Toccata - This tune has almost a modern classical feel to it. It opens with two keyboards locked into different repetitive cycles. After a while a bassy synth line comes in that sounds very Shostakovich to me. Towards the end there are a lot of horns, which work really well.
Touch of Evil - This song opens with the sounds of a helicopter, then a bad a$$ dark, dark, bass line. Over the top of that is some really sad higher up synth melodies. In the middle of the song there is killer attacking electric guitar line. This song is very grandiose. Perhaps an anti war song??
If there's one thing that I learned in the past five years, it's that the aforementioned album from the group has held up just as well as I originally gave it credit for, and possibly better. The flowing epics like "All I Know Is Tonight" and "Swedenborgske Rom" still sound huge and ambitious and pay off in spades, and the album as a whole doesn't sound nearly as dated as some of the same things that came out during the same time.
After spending quite a bit time now with "One-Armed Bandit," I have little doubt that it will do the same. Again, there are a vast amount of ideas and influences packed into the longer (but certainly not unwieldy) tracks, and the group manages to swirl together rock, jazz, fusion, prog, orchestral pop, and glints of lots of other styles into pieces that are ultimately catchy and re playable.
The album-titled "One Armed Bandit" kicks off the album in earnest and mingles harpsichord, synth washes, horns, and alternately baroque and kraut-inspired sections for seven minutes of widescreen sound that conjures up all kinds of imagery. By the end, lap steel is mingling with juicy bass, flutes, guitar, and electronics in a way that sounds like 5 different soundtracks all piled on top of one another and still coming out the better for it.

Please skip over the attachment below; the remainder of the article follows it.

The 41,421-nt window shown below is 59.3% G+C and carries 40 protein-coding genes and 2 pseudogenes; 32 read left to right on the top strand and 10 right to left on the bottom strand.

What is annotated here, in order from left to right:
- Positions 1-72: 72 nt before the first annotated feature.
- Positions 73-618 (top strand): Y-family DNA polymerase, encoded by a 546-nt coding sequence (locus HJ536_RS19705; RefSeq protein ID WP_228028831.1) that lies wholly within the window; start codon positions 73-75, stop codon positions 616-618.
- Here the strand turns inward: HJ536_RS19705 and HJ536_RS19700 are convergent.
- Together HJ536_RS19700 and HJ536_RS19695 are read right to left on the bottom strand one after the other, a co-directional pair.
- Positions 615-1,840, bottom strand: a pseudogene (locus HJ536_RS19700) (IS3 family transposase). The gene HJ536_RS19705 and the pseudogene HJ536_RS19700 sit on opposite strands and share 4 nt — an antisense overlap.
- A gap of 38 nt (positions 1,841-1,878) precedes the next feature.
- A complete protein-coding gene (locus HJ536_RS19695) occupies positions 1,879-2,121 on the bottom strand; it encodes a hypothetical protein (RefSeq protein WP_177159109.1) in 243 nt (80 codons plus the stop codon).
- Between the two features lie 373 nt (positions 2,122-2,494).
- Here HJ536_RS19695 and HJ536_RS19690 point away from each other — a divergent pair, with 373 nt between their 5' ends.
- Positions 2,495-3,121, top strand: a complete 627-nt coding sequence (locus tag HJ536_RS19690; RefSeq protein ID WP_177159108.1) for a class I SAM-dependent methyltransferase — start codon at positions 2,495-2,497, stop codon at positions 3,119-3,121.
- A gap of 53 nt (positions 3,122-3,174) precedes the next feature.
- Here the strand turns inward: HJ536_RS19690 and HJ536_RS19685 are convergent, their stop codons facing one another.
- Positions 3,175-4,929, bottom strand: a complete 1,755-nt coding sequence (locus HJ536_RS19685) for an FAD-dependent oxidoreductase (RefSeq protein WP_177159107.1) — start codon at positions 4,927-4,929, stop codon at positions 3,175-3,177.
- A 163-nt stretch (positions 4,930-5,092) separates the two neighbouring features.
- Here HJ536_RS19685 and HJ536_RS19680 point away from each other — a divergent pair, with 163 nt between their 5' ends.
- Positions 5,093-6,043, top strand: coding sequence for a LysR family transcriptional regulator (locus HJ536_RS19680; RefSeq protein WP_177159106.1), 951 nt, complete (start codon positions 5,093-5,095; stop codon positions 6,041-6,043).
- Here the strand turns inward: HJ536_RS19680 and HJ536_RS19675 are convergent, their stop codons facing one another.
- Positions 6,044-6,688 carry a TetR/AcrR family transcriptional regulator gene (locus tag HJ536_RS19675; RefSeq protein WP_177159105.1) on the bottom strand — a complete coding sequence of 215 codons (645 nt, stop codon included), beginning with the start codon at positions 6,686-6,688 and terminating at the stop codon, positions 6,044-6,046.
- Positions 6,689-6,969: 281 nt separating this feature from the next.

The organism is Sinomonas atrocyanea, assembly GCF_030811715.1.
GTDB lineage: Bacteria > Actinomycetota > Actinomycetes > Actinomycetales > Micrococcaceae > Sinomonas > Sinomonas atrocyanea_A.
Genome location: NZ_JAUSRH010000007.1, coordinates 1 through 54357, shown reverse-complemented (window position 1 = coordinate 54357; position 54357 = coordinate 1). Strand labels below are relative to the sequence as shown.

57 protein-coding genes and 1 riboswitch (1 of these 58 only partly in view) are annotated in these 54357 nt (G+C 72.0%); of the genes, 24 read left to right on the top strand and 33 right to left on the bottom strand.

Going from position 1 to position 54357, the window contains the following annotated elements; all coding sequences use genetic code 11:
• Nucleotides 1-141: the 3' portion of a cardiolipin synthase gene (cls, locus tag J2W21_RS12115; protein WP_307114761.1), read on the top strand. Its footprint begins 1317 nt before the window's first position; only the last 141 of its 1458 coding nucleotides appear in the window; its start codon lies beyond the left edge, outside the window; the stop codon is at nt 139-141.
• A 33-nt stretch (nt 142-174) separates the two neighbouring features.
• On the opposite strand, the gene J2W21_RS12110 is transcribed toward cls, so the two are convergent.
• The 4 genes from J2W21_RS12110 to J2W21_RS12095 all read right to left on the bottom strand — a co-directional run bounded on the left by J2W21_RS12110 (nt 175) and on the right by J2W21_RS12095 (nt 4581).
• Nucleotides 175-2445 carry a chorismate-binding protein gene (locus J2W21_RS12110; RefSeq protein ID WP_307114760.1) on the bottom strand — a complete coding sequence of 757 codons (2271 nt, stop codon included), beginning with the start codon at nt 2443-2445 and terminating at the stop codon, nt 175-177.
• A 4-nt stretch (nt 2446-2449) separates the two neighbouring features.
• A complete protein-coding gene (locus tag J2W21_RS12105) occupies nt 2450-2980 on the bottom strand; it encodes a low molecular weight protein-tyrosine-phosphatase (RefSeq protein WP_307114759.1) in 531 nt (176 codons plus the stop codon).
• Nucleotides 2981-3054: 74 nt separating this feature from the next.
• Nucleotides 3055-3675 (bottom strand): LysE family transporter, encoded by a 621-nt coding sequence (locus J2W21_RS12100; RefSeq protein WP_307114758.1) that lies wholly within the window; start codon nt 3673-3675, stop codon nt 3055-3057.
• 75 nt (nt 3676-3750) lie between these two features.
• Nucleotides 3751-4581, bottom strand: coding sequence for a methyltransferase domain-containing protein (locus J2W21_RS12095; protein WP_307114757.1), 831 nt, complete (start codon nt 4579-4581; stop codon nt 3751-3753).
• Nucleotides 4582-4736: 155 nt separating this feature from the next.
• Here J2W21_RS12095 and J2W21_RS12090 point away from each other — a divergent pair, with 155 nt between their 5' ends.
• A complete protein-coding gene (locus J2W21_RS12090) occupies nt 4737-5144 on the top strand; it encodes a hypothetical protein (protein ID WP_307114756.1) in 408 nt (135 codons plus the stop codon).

I could dive in just about anywhere on the album and find something that really tickles my ears, but two tracks that really show the albums diversity (and really, really keep me coming back) are "Toccata" and "Touch Of Evil." The former clocks in at just over 9 minutes and opens with overlapping phrases of organ and piano that sound influenced by minimalist composers like Philip Glass and Steve Reich. As the track builds, woodwinds, drums, electronics and loads of horns all enter the mix and create some shiver-inducing phase effects and small crescendos that stand out without being overbearing and obvious.
"Touch Of Evil" closes out the release and goes in a completely different direction, rumbling with some electronic programming and synths before crashing down into pools of orchestration and finally some juicy riffs. As it builds to a final conclusion, the last couple minutes of the song (and album) are some of the most giddy and joy-inducing that I've heard this year.
And so, while I've already gone back to this release many times since first getting it, based on past experience with the group it will hold up just as well over the next couple years. There aren't too many bands creating music with such expansive ideas, and it's a joy to Jaga Jazzist do it, even if it takes them so long to release music.
(from something excellent reviews)
This album is their best album since their debut album! Its so creative, compelling, and challenging all at the same time. I love these guys. They manage convey emotional connection into every sound and instrument in use here (and there are A LOT of sounds/instruments!)
Though the instrumental and compositional prowess often on display reminds one of what Tortoise would have continued being had they retained the more progressive and fusion influences, there is still a hint of overreaching throughout the disc.